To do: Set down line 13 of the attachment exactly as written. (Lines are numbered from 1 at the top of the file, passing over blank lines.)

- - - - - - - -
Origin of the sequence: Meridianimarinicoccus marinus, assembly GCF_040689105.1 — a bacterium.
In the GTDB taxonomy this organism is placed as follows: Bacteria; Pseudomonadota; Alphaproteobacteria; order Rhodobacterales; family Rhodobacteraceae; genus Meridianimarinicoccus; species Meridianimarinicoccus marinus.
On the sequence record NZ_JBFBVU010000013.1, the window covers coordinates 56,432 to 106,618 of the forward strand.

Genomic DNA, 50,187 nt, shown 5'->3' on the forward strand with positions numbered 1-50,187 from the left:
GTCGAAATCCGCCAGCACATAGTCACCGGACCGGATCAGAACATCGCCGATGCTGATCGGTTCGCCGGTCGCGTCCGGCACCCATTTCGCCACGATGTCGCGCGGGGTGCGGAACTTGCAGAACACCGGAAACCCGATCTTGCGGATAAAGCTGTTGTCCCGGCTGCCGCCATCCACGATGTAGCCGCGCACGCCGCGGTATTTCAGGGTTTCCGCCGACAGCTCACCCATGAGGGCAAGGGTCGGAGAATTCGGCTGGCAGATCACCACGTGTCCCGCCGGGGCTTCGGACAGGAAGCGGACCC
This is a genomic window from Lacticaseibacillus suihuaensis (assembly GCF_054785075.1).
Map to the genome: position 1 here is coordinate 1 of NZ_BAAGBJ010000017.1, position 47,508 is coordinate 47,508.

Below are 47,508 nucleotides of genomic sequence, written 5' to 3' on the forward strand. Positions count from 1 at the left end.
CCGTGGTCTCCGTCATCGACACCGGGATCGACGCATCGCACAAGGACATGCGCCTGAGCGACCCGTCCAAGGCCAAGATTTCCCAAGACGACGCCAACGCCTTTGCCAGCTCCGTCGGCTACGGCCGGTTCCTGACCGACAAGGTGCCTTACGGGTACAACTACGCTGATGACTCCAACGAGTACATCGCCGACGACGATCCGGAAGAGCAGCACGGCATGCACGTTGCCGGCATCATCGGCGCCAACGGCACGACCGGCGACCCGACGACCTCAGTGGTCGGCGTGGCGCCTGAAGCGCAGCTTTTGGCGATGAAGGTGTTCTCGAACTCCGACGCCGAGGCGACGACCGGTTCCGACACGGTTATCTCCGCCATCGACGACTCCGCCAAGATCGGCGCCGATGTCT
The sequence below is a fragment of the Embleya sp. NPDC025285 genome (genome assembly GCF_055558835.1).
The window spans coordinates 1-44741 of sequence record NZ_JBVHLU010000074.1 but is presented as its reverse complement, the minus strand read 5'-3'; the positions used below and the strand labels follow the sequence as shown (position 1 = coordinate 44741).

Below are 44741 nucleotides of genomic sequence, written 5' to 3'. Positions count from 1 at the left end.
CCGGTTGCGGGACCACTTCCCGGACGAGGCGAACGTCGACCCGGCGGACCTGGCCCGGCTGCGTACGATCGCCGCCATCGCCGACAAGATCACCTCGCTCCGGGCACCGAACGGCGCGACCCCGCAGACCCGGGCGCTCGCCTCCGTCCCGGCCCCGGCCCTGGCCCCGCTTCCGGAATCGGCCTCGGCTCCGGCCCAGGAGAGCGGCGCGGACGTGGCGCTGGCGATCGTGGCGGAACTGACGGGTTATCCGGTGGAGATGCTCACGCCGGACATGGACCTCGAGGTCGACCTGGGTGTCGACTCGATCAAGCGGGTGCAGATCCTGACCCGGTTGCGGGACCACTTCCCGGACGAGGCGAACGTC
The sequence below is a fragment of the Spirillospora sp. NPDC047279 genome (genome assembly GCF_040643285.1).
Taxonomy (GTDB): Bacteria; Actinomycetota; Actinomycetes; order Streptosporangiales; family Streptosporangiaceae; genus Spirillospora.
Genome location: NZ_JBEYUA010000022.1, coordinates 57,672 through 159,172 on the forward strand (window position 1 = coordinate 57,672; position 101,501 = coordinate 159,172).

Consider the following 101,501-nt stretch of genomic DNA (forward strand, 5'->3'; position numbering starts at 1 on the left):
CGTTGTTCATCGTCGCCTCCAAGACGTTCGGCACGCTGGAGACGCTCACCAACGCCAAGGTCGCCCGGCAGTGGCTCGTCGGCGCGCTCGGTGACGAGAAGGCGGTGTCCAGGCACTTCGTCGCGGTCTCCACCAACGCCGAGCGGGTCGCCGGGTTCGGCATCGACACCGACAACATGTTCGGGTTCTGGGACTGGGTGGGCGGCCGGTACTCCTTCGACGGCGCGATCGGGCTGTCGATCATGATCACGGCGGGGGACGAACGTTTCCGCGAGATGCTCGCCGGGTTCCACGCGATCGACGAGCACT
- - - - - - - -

CCGGTTGCGGGACCACTTCCCGGACGAGGCGAACGTCGACCCGGCGGACCTGGCCCGGCTGCGTACGATCGCCGCCATCGCCGACAAGATCACCTCGCTCCGGGCACCGAACGGCGCGACCCCGCAGACCCGGGCGCTCGCCTCCGTCCCGGCCCCGGCCCTGGCCCCGCTTCCGGAATCGGCCTCGGCTCCGGCCCAGGAGAGCGGCGCGGACGTGGCGCTGGCGATCGTGGCGGAACTGACGGGTTATCCGGTGGAGATGCTCACGCCGGACATGGACCTCGAGGTCGACCTGGGTGTCGACTCGATCAAGCGGGTGCAGATCCTGACCCGGTTGCGGGACCACTTCCCGGACGAGGCGAACGTC